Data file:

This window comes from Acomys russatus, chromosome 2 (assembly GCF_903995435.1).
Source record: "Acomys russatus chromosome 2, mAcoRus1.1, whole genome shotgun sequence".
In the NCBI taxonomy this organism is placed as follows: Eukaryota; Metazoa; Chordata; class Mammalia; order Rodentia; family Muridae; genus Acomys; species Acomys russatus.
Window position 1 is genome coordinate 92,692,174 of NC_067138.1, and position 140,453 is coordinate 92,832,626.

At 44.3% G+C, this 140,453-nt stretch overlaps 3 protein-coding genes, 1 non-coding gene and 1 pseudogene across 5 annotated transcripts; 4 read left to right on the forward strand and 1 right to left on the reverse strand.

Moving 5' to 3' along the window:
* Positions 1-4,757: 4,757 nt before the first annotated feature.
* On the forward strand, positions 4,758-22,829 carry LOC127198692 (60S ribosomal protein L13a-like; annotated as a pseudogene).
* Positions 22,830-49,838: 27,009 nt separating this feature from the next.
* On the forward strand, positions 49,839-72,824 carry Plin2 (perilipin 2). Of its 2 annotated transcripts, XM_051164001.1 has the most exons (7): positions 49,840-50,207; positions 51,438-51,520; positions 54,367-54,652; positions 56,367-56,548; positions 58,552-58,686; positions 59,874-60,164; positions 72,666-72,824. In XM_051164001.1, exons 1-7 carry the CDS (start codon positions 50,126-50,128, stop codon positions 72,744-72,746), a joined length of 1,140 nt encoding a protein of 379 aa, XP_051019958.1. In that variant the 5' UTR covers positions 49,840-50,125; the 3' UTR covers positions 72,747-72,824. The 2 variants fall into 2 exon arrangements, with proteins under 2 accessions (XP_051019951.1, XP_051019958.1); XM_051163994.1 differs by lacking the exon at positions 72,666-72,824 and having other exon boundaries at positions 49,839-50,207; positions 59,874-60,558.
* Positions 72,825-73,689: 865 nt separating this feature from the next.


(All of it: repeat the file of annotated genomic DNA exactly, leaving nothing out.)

This window comes from Acomys russatus, chromosome 2 (assembly GCF_903995435.1).
Source record: "Acomys russatus chromosome 2, mAcoRus1.1, whole genome shotgun sequence".
In the NCBI taxonomy this organism is placed as follows: Eukaryota; Metazoa; Chordata; class Mammalia; order Rodentia; family Muridae; genus Acomys; species Acomys russatus.
Window position 1 is genome coordinate 92,692,174 of NC_067138.1, and position 140,453 is coordinate 92,832,626.

At 44.3% G+C, this 140,453-nt stretch overlaps 3 protein-coding genes, 1 non-coding gene and 1 pseudogene across 5 annotated transcripts; 4 read left to right on the forward strand and 1 right to left on the reverse strand.

Moving 5' to 3' along the window:
* Positions 1-4,757: 4,757 nt before the first annotated feature.
* On the forward strand, positions 4,758-22,829 carry LOC127198692 (60S ribosomal protein L13a-like; annotated as a pseudogene).
* Positions 22,830-49,838: 27,009 nt separating this feature from the next.
* On the forward strand, positions 49,839-72,824 carry Plin2 (perilipin 2). Of its 2 annotated transcripts, XM_051164001.1 has the most exons (7): positions 49,840-50,207; positions 51,438-51,520; positions 54,367-54,652; positions 56,367-56,548; positions 58,552-58,686; positions 59,874-60,164; positions 72,666-72,824. In XM_051164001.1, exons 1-7 carry the CDS (start codon positions 50,126-50,128, stop codon positions 72,744-72,746), a joined length of 1,140 nt encoding a protein of 379 aa, XP_051019958.1. In that variant the 5' UTR covers positions 49,840-50,125; the 3' UTR covers positions 72,747-72,824. The 2 variants fall into 2 exon arrangements, with proteins under 2 accessions (XP_051019951.1, XP_051019958.1); XM_051163994.1 differs by lacking the exon at positions 72,666-72,824 and having other exon boundaries at positions 49,839-50,207; positions 59,874-60,558.
* Positions 72,825-73,689: 865 nt separating this feature from the next.